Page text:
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Luck of the Draw is the eleventh album by Bonnie Raitt, released in 1991. After being nominated for Grammy awards in four different categories for the album Nick of Time, Raitt went for a creative retreat in Northern California to begin work on Luck of the Draw. “I did it on purpose to see if I could come up with anything,” Raitt said in 1991. “In case I won, I wanted to make sure that I had done some writing and didn’t feel that Nick of Time was a fluke. I didn’t want to win just ’cause I quit drinking and spent twenty years not making any money, you know? There wasn’t enough. So I basically forced myself to go to songwriting boot camp. There were three of four days when it didn’t happen — but because I didn’t have alcohol or unhappiness or anything to get in the way, it started to open up and I started three of the four songs of mine that are on this album. And then it didn’t matter if I won or not, because I had proved to myself that it was okay.” The album surpassed Nick of Time’s commercial success, having sold seven million copies in the United States alone by 2010, and was supported by a 180-date tour from 1991 to 1993. It replicated much of her U.S. success overseas as well, selling two million in France and Italy. It remains Raitt’s biggest-selling recording to date. In the liner notes, Raitt dedicated this album to the late blues guitarist Stevie Ray Vaughan, “still burning bright”.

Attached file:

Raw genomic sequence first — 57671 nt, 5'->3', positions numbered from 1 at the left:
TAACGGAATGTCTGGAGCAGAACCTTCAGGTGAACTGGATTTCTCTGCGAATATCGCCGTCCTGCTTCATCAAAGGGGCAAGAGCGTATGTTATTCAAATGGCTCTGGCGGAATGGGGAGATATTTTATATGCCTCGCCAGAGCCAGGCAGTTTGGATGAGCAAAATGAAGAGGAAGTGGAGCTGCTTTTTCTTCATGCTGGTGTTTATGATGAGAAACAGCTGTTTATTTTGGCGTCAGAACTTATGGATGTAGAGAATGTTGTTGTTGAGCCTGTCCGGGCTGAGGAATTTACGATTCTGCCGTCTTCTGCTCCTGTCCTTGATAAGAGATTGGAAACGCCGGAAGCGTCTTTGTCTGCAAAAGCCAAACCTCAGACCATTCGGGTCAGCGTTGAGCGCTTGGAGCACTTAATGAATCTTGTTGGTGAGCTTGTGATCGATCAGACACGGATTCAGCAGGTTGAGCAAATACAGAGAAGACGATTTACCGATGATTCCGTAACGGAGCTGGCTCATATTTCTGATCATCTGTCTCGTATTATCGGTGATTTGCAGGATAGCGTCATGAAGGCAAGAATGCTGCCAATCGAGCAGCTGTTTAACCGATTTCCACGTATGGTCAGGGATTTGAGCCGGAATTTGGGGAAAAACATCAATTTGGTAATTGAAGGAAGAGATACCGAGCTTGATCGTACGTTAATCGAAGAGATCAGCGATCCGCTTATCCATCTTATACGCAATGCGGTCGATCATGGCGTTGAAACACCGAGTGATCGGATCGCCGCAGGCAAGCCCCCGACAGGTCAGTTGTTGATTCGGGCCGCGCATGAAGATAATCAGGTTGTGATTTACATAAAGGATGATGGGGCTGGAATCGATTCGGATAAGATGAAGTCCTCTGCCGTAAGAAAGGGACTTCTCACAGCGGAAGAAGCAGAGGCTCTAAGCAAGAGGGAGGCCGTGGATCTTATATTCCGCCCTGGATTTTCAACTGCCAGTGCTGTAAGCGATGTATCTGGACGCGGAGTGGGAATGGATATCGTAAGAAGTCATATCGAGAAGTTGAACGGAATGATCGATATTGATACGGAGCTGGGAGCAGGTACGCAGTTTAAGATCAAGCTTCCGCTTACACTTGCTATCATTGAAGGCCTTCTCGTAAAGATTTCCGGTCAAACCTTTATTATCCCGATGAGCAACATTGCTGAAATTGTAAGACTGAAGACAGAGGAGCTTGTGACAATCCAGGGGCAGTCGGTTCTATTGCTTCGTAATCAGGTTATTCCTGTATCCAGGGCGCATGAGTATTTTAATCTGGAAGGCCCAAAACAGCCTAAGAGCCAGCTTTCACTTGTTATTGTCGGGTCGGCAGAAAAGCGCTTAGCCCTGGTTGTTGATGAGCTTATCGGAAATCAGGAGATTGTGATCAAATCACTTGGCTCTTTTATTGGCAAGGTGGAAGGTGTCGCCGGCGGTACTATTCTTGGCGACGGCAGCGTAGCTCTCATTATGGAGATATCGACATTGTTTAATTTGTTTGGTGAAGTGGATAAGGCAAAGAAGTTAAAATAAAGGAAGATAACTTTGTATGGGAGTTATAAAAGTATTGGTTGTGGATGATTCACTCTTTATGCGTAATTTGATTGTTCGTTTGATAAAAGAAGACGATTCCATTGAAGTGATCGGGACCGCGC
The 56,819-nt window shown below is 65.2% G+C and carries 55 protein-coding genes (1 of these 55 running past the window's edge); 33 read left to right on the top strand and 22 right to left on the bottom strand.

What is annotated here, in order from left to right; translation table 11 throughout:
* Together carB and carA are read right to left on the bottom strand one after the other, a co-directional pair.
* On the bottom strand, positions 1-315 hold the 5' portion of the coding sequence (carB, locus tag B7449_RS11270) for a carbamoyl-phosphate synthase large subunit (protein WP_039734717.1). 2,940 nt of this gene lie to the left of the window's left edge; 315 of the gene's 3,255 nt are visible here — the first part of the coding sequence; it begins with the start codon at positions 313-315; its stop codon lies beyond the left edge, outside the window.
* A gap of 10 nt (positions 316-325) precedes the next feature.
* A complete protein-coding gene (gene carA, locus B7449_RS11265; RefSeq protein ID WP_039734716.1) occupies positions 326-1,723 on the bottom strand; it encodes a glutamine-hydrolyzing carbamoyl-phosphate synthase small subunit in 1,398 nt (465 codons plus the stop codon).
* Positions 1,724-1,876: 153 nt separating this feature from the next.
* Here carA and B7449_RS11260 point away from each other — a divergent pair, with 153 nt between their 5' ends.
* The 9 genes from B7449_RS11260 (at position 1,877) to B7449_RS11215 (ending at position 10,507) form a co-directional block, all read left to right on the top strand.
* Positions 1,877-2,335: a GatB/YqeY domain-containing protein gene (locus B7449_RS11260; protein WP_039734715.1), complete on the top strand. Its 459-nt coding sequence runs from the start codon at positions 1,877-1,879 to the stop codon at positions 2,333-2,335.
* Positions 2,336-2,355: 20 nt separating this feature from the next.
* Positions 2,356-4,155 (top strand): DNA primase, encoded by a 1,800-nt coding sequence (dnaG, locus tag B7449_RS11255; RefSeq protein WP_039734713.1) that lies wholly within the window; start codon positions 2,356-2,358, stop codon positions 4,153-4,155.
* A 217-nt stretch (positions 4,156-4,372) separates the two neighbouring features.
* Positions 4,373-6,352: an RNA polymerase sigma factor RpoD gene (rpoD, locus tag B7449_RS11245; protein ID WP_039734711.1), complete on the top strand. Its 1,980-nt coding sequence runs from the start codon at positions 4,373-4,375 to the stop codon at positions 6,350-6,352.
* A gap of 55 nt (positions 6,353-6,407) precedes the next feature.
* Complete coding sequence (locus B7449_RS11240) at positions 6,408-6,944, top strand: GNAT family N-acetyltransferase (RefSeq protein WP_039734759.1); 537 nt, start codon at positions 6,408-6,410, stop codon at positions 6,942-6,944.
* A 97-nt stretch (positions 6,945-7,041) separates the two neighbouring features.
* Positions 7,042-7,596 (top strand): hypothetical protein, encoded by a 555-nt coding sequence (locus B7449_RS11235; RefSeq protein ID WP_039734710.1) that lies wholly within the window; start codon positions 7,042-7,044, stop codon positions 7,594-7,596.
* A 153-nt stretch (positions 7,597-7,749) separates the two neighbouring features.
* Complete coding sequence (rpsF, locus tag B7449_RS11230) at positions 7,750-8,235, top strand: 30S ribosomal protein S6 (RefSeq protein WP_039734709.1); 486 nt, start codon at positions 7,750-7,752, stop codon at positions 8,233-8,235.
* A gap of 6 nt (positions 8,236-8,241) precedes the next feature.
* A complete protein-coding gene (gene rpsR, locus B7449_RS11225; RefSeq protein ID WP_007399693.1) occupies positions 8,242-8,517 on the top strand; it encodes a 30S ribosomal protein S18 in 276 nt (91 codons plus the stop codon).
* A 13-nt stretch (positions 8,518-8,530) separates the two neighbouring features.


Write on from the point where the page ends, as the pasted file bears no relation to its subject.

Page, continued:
As its title makes clear, the 1991 sequel to Bonnie Raitt’s platinum breakthrough on Nick Of Time takes nothing for granted. Raitt had achieved sobriety, renewed commercial focus, and then the payday that the prior album yielded, but Luck Of The Draw mirrors an even fiercer determination to make music as if her life depended on it. Again teamed with producer Don Was, Raitt surpasses herself with her best album to date: her wonderfully lush, blues-rimmed voice and sinuous slide guitar wrap themselves around a dozen potent songs culled from a typically shrewd mix of writers including Paul Brady, John Hiatt, Bonnie Hayes, Shirley Eikhard, and Billy Vera, and Raitt herself turns in her most generous batch of originals yet. Sympathetic guests include Brady and Delbert McClinton on harmony vocals, Richard Thompson on guitar, and Heartbreaker Benmont Tench on organ, in a program including the sassy “Something to Talk About,” the sultry “Slow Ride,” a soaring “Not the Only One,” and the heartbreaking “I Can’t Make You Love Me.” This isn’t luck, it’s artistry. –Sam Sutherland